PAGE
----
Wang Fansen 王汎森
Taipei: Taiwan lianjing shiye gongsi, 2013
Reviewed by Gu Songjie (PhD candidate, School of History and Culture, Minzu University of China)
Capillary Function of Power is an important collection of works, revolving around the evolution of mainstream ideology from the Ming to the Qing Dynasty. The book can be divided into four parts. The first part discusses the decline of metaphysics, trends in textual research of the classics, transitions in moral and political thought, and the rise of the idea of “rule by rites”. All of these are main themes of ideology during Ming-Qing period. In the second part, consisting of case studies, the author examines literary inquisition during the Qing period, drawing on Michel Foucault. Wang argues that literary inquisition created extreme political pressures, giving individuals a sense of self-containment. Furthermore, various powers involved in literary inquisition worked as checks and balances. Thus literary inquisition had a profound influence in Qing period. In third part, the author uses two cases to argue that realism and simplicity are characteristics of ideology in the middle of Qing period and influence ideological transitions in the late Qing period. The last part discusses ideological trends from the Jiaqing to the Daoguang period.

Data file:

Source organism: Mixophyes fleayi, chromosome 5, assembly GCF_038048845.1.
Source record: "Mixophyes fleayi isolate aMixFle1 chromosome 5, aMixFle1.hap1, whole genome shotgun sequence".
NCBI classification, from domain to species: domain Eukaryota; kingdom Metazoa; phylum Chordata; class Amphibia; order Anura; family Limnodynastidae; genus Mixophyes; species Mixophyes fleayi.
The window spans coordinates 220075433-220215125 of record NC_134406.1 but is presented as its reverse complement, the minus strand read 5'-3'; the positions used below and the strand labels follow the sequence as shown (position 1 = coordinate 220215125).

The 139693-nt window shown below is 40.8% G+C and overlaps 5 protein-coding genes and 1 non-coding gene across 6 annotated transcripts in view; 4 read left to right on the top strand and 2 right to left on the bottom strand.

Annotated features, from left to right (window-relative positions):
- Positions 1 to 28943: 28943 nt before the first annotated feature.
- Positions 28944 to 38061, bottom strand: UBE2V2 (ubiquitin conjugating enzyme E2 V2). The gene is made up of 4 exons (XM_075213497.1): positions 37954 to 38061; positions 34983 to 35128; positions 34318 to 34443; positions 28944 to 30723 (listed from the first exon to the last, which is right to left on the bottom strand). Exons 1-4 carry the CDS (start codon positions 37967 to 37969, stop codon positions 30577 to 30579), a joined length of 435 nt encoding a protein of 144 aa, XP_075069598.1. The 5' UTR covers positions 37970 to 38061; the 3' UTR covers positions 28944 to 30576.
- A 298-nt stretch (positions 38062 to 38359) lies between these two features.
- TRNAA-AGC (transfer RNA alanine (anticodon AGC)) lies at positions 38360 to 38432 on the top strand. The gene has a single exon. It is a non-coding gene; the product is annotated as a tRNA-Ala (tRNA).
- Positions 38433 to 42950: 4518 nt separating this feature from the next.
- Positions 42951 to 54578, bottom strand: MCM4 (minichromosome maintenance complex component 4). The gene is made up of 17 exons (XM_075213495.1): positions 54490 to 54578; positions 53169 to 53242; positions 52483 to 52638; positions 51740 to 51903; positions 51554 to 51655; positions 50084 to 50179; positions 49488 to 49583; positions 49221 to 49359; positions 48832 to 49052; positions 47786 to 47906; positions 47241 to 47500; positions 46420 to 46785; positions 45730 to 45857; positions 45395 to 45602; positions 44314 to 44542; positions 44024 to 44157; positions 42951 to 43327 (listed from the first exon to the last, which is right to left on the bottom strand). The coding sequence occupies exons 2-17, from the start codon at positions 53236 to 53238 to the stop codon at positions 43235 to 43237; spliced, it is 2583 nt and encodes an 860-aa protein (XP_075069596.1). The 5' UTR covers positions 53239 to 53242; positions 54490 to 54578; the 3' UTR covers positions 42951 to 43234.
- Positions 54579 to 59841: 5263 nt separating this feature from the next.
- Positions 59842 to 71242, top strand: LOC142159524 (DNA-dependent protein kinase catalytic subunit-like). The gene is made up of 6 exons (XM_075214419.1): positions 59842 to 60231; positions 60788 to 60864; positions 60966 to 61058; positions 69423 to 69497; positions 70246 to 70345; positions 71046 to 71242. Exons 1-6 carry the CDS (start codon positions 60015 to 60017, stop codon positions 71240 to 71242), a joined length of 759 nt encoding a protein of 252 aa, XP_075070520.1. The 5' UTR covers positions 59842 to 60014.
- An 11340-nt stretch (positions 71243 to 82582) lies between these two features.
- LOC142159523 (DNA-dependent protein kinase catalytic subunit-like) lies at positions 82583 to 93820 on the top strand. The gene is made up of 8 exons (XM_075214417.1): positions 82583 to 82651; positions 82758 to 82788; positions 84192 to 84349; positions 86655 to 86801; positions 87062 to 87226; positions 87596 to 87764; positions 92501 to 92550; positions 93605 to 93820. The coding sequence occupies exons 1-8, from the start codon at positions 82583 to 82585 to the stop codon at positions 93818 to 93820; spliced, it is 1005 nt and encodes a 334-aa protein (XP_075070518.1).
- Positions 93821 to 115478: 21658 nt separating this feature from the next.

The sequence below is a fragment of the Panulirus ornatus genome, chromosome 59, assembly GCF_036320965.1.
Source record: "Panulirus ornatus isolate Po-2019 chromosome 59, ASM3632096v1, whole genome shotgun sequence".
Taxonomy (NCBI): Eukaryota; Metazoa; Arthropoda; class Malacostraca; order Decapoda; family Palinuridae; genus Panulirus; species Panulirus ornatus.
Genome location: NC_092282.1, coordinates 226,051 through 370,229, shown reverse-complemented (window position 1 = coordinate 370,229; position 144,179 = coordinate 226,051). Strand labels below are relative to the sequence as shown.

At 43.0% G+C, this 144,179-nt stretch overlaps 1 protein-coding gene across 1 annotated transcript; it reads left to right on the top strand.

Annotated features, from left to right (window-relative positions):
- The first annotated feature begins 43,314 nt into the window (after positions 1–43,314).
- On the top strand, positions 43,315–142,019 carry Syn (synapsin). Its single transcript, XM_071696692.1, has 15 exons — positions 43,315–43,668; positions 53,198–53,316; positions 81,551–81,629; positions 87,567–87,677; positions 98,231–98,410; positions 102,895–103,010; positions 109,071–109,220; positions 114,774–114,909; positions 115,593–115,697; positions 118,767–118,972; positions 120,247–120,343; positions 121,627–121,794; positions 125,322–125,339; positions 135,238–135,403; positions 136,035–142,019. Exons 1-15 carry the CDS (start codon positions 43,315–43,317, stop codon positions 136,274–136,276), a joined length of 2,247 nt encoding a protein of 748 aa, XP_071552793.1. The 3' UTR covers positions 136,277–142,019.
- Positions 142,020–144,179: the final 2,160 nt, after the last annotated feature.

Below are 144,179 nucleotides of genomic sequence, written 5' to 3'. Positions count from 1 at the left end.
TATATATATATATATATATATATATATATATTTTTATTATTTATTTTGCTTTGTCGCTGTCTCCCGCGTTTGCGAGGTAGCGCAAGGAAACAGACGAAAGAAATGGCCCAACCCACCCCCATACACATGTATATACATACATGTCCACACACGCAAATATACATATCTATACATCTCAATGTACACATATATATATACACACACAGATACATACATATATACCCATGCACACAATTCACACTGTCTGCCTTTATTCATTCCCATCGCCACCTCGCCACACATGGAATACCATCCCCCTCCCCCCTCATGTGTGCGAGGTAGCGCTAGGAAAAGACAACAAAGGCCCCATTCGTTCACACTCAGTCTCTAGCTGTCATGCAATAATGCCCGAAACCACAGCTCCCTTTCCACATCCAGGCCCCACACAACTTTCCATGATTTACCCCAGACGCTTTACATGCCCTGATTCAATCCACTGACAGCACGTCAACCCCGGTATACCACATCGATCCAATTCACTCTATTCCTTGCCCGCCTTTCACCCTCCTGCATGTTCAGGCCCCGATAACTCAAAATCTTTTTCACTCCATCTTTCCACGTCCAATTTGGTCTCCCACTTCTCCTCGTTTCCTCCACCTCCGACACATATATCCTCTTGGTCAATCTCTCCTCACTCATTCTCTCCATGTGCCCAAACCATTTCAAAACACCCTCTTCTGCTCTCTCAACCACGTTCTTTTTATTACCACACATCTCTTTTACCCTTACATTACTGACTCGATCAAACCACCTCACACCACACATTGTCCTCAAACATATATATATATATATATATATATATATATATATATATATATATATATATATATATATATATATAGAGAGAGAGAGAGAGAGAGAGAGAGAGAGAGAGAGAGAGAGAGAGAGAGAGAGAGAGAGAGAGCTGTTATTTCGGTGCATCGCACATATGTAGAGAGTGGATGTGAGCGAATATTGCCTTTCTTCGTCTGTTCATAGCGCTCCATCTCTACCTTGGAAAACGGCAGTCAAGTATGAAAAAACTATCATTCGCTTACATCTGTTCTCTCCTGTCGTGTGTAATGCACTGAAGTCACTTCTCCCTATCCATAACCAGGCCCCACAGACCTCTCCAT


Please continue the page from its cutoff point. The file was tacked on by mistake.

Qing historians have paid much attention to the important issue of literary inquisition. In the chapter, whose title is the same as the book’s, the author argues that under the political pressure generated by literary inquisition, individuals, including book authors, editors and book collectors, would delete sensitive information and actively hide the books. This behavior reflects individuals’ sense of self-containment and self-discipline. Thus the author defines this phenomenon as an ideological campaign, whose function is for state power to thoroughly control individuals’ ideology.
Capillary Function of Power is not a quick and easy read. The book is brimming with information and ideas. It clearly shows the evolution of main themes of Qing ideology. In addition, the author pays much attention to the values promoted by the Qing state at different times, and to the evolution of state-society relationships. Therefore, the book invites its readers to carefully rethink such issues, even when the reader might disagree with some of the author’s conclusions.